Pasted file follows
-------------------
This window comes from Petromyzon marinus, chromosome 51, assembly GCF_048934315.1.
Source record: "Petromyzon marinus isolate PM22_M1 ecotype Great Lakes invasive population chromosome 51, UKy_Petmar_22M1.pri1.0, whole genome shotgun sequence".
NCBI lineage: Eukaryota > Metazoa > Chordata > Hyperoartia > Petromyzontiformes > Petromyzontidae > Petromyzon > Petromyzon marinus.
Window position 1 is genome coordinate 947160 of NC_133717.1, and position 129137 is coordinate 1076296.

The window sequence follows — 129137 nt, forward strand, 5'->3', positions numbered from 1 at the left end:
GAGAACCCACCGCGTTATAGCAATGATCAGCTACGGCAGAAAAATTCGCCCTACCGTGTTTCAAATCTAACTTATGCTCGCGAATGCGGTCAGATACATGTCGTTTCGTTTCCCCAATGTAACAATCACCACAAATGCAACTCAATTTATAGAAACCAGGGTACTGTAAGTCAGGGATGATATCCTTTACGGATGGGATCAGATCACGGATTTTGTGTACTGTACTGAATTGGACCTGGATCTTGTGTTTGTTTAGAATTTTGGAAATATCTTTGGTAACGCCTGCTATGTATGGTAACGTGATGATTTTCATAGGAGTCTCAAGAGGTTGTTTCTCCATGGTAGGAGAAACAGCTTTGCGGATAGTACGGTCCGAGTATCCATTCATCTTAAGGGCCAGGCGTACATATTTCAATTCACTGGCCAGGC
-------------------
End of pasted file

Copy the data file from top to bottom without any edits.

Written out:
This window comes from Petromyzon marinus, chromosome 51, assembly GCF_048934315.1.
Source record: "Petromyzon marinus isolate PM22_M1 ecotype Great Lakes invasive population chromosome 51, UKy_Petmar_22M1.pri1.0, whole genome shotgun sequence".
NCBI lineage: Eukaryota > Metazoa > Chordata > Hyperoartia > Petromyzontiformes > Petromyzontidae > Petromyzon > Petromyzon marinus.
Window position 1 is genome coordinate 947160 of NC_133717.1, and position 129137 is coordinate 1076296.

The window sequence follows — 129137 nt, forward strand, 5'->3', positions numbered from 1 at the left end:
GAGAACCCACCGCGTTATAGCAATGATCAGCTACGGCAGAAAAATTCGCCCTACCGTGTTTCAAATCTAACTTATGCTCGCGAATGCGGTCAGATACATGTCGTTTCGTTTCCCCAATGTAACAATCACCACAAATGCAACTCAATTTATAGAAACCAGGGTACTGTAAGTCAGGGATGATATCCTTTACGGATGGGATCAGATCACGGATTTTGTGTACTGTACTGAATTGGACCTGGATCTTGTGTTTGTTTAGAATTTTGGAAATATCTTTGGTAACGCCTGCTATGTATGGTAACGTGATGATTTTCATAGGAGTCTCAAGAGGTTGTTTCTCCATGGTAGGAGAAACAGCTTTGCGGATAGTACGGTCCGAGTATCCATTCATCTTAAGGGCCAGGCGTACATATTTCAATTCACTGGCCAGGC